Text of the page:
In the 1920s, a German man named Eugen Herrigel moved to Japan and began training in Kyudo, the Japanese martial art of archery. He was taught by a legendary Kyudo master named Awa Kenzo. Kenzo was convinced that beginners should master the fundamentals of archery before attempting to shoot at a real target. So for the first four years, Herrigel was only allowed to shoot at a roll of straw just seven feet away.
When he was finally allowed to shoot at targets on the far end of the practice hall, Herrigel’s performance was dismal. The arrows flew off course and he became more discouraged with each wayward shot. Herrigel was convinced his problem was poor aim, but Kenzo replied that it was not whether you aimed, but how you approached your goal that determined the outcome.
Frustrated with his teacher, Herrigel blurted out, “Then you ought to be able to hit it blindfolded.”
Kenzo paused for a moment and then said, “Come to see me this evening.”
After night had fallen, the two men returned to the courtyard where the practice hall was located. Kenzo walked over to his normal shooting location with the target hidden somewhere out in the night. The archery master settled into his firing stance, drew the bow string tight, and released the first arrow into the darkness of the courtyard. Herrigel knew from the sound that it had hit the target. Immediately, Kenzo drew a second arrow and again fired into the night. Herrigel jumped up and ran across the courtyard to inspect the target.
When Herrigel switched on the light over the target stand, he discovered that the first arrow was lodged full in the middle of the black, while the second arrow had splintered the butt of the first and ploughed through the shaft before embedding itself beside it.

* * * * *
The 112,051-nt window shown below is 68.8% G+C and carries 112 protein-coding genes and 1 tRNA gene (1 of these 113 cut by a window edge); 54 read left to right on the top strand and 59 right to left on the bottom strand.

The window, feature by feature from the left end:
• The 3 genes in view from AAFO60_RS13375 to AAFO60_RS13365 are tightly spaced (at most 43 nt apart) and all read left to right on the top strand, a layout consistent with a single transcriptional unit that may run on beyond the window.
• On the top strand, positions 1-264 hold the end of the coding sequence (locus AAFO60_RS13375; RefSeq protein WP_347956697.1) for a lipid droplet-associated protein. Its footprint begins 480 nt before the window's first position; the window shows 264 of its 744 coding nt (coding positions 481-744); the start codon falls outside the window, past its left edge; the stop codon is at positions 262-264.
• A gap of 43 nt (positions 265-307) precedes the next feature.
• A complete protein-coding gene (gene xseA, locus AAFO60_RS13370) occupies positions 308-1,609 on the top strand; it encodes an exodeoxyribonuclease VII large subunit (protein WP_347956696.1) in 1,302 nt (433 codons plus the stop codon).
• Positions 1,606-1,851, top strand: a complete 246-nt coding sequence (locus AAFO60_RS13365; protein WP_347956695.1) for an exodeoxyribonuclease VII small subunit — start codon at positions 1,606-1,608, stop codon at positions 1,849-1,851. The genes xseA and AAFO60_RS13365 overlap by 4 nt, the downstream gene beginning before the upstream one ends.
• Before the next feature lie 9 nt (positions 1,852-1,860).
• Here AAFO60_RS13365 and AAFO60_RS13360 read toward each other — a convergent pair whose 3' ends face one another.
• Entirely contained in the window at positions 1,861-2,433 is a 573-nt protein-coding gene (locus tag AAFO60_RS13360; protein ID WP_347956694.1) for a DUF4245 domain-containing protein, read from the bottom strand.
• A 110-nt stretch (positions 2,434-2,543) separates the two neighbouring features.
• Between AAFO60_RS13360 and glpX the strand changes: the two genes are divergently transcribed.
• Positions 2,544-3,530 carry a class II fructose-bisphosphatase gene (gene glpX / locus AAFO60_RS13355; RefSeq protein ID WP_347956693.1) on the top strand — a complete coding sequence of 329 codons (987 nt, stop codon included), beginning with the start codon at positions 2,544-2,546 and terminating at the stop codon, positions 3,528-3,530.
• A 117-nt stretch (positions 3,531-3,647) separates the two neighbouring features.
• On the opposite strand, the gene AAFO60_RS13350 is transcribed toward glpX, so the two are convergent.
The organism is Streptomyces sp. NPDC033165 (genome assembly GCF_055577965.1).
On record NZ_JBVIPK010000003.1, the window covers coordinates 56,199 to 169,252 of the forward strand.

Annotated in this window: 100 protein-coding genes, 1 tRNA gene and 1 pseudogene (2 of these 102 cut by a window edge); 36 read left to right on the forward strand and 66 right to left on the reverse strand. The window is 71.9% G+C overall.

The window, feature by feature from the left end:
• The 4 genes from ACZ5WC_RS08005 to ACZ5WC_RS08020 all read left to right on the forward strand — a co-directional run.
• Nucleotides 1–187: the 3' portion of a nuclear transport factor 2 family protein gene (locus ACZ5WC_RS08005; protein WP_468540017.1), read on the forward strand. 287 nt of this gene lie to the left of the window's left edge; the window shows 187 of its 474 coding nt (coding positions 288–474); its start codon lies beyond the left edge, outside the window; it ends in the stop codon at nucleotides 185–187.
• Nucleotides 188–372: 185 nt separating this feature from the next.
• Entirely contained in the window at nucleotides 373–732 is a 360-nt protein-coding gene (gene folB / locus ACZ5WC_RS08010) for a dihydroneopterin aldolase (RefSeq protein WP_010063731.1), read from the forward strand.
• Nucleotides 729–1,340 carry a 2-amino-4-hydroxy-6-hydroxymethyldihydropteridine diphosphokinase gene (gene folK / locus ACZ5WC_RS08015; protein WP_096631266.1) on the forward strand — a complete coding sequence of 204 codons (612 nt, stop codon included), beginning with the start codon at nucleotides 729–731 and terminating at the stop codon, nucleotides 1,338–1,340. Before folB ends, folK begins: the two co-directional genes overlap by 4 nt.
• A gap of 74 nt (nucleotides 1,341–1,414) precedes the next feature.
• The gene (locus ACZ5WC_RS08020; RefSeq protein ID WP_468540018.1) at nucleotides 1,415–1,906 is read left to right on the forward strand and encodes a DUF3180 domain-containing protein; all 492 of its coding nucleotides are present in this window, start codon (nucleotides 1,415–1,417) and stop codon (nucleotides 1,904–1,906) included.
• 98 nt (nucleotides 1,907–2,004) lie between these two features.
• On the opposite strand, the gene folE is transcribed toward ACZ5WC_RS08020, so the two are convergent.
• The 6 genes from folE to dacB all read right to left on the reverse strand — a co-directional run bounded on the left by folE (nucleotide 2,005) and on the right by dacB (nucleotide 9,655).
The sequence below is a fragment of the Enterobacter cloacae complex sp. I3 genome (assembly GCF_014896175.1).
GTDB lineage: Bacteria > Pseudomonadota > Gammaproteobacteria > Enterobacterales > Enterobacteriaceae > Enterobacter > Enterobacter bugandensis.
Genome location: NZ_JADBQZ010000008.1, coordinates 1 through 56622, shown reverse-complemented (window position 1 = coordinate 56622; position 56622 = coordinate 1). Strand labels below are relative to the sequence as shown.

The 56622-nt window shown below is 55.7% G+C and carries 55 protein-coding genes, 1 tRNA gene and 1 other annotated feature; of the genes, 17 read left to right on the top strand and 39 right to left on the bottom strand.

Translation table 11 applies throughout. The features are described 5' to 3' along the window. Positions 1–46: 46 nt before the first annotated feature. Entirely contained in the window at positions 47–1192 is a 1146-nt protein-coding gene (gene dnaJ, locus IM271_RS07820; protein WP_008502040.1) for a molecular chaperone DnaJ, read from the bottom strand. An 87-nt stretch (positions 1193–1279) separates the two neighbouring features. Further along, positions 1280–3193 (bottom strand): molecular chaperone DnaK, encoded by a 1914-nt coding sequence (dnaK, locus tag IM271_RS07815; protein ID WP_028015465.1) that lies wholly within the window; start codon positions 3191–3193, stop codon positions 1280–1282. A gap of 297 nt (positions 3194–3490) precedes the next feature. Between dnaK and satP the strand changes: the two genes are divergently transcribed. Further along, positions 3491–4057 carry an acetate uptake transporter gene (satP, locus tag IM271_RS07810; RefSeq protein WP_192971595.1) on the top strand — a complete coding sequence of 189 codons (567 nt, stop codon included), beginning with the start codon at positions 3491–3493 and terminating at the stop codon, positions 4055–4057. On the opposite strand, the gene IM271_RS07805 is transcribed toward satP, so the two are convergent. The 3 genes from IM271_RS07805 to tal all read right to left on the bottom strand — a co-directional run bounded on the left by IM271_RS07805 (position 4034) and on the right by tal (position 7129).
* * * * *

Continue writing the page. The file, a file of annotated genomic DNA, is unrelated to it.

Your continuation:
Zanshin is a word used commonly throughout Japanese martial arts to refer to a state of relaxed alertness – the mind with no remainder. In other words, the mind completely focused on action and fixated on the task at hand. Zanshin is being constantly aware of your body, mind, and surroundings without stressing yourself. It is an effortless vigilance. In practice, zanshin has an even deeper meaning – choosing to live your life intentionally and acting with purpose rather than mindlessly falling victim to whatever comes your way.
We live in a world obsessed with results. Like Herrigel, we have a tendency to put so much emphasis on whether or not the arrow hits the target. If, however, we put that intensity, focus and sincerity into the process – where we place our feet, how we hold the bow, how we breathe during the release of the arrow – then hitting the bullseye is simply a side effect. The point is not to worry about hitting the target. The point is to fall in love with the boredom of doing the work and embrace each piece of the process. Take that moment of zanshin, that moment of complete awareness and focus, and carry it with you everywhere in life.
Zanshin – It is not the target or the finish line that matters. It is the way we approach the goal that matters. Everything is aiming.